The latest issue of the U.S. Energy Information's "Electric Power Monthly" (with data through April 30) reveals that—for the first time since the beginning of the nuclear era—renewable energy sources (i.e., biomass, geothermal, hydropower, solar—inc. small-scale PV, wind) are now providing a greater share of the nation's electrical generation than nuclear power.
EcoWatch Daily Newsletter
By Carol Polsgrove
Trucks full of liquid high-level radioactive waste may soon be rolling down interstate highways from Canada to South Carolina—unless they're stopped by a lawsuit that the Sierra Club and six other environmental organizations have filed.
The Department of Energy (DOE) plans 100 to 150 shipments of more than 6,000 gallons of waste from the Fissile Solutions Storage Tank in Chalk River, Ontario, to DOE's Savannah River Site in Aiken, South Carolina. The most direct route would pass through New York, Pennsylvania, Virginia, North Carolina, to South Carolina. Alternate routes might take the shipments through Michigan, Ohio, West Virginia, Virginia (or Kentucky) and North Carolina (or Tennessee).
The DOE agreed to take the wastes from Canada as part of an initiative to return to the U.S. radioactive materials that could be used for weapons. The suit argues that wastes from the production of medical radioisotopes are "acknowledged to be among the most radioactively hazardous materials on Earth." It calls for an environmental impact statement that would analyze the hazards of transporting them, including "leakage of the liquid contents due to sabotage, accident or malfunction or from the emanation of penetrating gamma and neutron radiation from the cargo during transportation due to accidental criticality or inadequacies in shielding." The suit comes after nearly four years of requests from environmentalists for a study of the shipments' environmental impacts.
No liquid high-level radioactive waste has ever been shipped on public roads in the U.S. Plaintiffs argue that carrying out these shipments without an environmental impact statement would violate both the National Environmental Policy Act and the Atomic Energy Act and "cause serious and irretrievable procedural injury, if not actual personal physical injury and property damage, to people living along the route in two countries." Critics argue that the wastes could be "down-blended" at Chalk River (so that they are no longer usable in weapons), solidified and safely stored there.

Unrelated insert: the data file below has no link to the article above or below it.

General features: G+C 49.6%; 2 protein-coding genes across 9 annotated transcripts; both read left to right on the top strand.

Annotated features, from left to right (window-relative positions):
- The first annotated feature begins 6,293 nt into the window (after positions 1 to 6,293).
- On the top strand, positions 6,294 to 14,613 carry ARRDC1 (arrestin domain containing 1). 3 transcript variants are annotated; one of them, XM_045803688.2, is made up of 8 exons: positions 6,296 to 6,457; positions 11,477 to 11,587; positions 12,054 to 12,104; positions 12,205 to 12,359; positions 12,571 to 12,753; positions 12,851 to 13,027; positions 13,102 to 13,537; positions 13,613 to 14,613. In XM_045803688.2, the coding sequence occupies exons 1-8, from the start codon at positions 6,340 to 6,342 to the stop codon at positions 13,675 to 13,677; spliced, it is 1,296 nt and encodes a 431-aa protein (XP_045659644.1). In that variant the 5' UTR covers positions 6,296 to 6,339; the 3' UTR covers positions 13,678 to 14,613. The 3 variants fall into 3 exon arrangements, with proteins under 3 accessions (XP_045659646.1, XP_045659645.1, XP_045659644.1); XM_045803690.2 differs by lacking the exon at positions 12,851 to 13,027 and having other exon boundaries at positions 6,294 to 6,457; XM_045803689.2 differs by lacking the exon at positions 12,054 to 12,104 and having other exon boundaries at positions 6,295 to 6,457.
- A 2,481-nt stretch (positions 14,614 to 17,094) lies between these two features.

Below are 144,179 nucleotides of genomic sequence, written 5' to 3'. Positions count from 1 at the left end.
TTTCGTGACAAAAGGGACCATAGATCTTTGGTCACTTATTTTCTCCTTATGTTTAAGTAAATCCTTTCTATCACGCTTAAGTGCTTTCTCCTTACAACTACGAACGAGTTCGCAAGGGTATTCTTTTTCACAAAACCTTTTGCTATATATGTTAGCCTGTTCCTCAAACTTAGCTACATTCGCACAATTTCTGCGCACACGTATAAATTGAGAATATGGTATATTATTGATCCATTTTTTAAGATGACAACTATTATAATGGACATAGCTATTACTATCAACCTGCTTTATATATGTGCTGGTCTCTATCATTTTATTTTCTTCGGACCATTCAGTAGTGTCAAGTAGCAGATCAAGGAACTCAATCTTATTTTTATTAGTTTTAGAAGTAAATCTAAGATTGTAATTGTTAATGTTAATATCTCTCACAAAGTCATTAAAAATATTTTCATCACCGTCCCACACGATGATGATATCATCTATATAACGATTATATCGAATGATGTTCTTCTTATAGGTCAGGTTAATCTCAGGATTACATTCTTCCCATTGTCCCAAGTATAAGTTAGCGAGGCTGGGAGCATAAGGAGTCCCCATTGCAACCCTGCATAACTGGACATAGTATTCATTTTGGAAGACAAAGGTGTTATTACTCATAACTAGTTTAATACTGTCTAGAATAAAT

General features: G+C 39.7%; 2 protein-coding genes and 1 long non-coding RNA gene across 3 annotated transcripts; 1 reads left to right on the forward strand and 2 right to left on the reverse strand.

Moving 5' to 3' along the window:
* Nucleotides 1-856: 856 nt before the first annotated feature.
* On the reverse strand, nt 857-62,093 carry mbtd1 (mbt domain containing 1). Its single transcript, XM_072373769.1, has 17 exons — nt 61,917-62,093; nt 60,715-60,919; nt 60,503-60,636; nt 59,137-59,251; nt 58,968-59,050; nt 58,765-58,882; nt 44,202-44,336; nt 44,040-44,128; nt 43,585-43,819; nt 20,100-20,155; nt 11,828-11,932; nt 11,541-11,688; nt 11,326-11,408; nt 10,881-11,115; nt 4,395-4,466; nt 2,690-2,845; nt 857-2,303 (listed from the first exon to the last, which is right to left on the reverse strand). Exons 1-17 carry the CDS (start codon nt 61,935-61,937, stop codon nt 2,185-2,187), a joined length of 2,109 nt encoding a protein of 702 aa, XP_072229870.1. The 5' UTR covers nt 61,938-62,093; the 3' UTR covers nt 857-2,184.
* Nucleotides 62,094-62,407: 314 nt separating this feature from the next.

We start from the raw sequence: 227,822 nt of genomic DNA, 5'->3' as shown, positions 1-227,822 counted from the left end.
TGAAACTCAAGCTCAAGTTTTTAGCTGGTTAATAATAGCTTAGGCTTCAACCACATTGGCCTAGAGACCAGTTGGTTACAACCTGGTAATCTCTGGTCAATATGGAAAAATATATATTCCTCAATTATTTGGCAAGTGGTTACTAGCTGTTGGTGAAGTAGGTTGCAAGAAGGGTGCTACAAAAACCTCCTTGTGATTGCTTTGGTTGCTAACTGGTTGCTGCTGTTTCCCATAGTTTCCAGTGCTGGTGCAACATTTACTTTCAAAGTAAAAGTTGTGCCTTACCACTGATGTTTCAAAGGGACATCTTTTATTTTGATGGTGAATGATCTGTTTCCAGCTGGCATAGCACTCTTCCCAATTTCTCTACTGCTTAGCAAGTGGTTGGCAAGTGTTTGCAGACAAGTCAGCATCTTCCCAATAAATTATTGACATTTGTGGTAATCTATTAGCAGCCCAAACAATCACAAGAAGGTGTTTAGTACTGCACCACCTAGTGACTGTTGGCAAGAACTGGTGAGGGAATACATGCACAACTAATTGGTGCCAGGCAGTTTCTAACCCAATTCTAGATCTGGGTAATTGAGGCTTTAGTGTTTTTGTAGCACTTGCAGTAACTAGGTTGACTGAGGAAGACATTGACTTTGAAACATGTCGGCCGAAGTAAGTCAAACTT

Three members of the Atlantic (New York state) chapter of the Sierra Club are named as individuals who could be harmed by transport of these wastes near their homes. Sierra Club members along the potential routes have pressed for an environmental impact statement by signing letters and petitions, holding press conferences and talking with elected officials. The South Carolina Chapter, the Wenoca Group (western North Carolina) and the Atlantic Chapter have all played active roles in drawing public attention to the shipments.
"As you know, the [western North Carolina] economy is heavily tied to our local food and beverage production and the status of the mountains as a place for health," wrote protesting organizations in a Jan. 11 letter to North Carolina Gov. Roy Cooper. "A nuclear accident in this area could decimate the economy based on health and visitors seeking outdoor recreation."
Joining the Sierra Club in the suit are Beyond Nuclear, Nuclear Information and Resource Service, Savannah River Site Watch, Citizens for Alternatives to Chemical Contamination, Lone Tree Council and Environmentalists, Inc. After the suit was filed, the Department of Energy agreed to put shipments on hold until at least Feb. 17. A judge heard oral arguments in the U.S. District Court for the District of Columbia on Jan. 18.
Reposted with permission from our media associate SIERRA Magazine.
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